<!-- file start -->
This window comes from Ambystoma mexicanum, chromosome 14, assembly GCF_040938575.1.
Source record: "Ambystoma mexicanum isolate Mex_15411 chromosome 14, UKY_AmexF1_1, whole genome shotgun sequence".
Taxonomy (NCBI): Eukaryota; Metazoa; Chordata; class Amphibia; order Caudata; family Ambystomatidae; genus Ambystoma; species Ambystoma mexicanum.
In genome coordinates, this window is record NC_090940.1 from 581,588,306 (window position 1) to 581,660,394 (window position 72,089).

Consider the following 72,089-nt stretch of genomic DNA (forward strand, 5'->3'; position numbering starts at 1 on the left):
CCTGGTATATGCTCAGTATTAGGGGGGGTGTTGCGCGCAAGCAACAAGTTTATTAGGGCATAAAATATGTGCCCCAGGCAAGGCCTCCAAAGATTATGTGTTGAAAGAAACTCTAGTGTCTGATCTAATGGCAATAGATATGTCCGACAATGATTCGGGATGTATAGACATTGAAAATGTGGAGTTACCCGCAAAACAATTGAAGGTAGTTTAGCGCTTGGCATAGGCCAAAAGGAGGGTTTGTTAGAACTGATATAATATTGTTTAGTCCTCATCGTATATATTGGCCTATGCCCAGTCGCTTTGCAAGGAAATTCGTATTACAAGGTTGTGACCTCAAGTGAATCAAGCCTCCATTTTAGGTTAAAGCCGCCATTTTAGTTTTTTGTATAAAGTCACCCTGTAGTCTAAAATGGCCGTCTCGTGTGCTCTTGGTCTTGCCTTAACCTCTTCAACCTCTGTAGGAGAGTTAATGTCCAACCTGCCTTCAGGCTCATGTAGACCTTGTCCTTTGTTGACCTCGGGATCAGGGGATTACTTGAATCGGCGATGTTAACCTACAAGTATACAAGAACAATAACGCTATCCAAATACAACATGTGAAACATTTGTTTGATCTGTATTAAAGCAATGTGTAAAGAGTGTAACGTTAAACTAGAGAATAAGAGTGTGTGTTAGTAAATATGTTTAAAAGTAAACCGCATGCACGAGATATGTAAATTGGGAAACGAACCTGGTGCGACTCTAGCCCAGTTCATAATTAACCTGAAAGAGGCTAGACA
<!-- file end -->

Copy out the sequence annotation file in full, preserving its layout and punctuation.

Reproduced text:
This window comes from Ambystoma mexicanum, chromosome 14, assembly GCF_040938575.1.
Source record: "Ambystoma mexicanum isolate Mex_15411 chromosome 14, UKY_AmexF1_1, whole genome shotgun sequence".
Taxonomy (NCBI): Eukaryota; Metazoa; Chordata; class Amphibia; order Caudata; family Ambystomatidae; genus Ambystoma; species Ambystoma mexicanum.
In genome coordinates, this window is record NC_090940.1 from 581,588,306 (window position 1) to 581,660,394 (window position 72,089).

Consider the following 72,089-nt stretch of genomic DNA (forward strand, 5'->3'; position numbering starts at 1 on the left):
CCTGGTATATGCTCAGTATTAGGGGGGGTGTTGCGCGCAAGCAACAAGTTTATTAGGGCATAAAATATGTGCCCCAGGCAAGGCCTCCAAAGATTATGTGTTGAAAGAAACTCTAGTGTCTGATCTAATGGCAATAGATATGTCCGACAATGATTCGGGATGTATAGACATTGAAAATGTGGAGTTACCCGCAAAACAATTGAAGGTAGTTTAGCGCTTGGCATAGGCCAAAAGGAGGGTTTGTTAGAACTGATATAATATTGTTTAGTCCTCATCGTATATATTGGCCTATGCCCAGTCGCTTTGCAAGGAAATTCGTATTACAAGGTTGTGACCTCAAGTGAATCAAGCCTCCATTTTAGGTTAAAGCCGCCATTTTAGTTTTTTGTATAAAGTCACCCTGTAGTCTAAAATGGCCGTCTCGTGTGCTCTTGGTCTTGCCTTAACCTCTTCAACCTCTGTAGGAGAGTTAATGTCCAACCTGCCTTCAGGCTCATGTAGACCTTGTCCTTTGTTGACCTCGGGATCAGGGGATTACTTGAATCGGCGATGTTAACCTACAAGTATACAAGAACAATAACGCTATCCAAATACAACATGTGAAACATTTGTTTGATCTGTATTAAAGCAATGTGTAAAGAGTGTAACGTTAAACTAGAGAATAAGAGTGTGTGTTAGTAAATATGTTTAAAAGTAAACCGCATGCACGAGATATGTAAATTGGGAAACGAACCTGGTGCGACTCTAGCCCAGTTCATAATTAACCTGAAAGAGGCTAGACA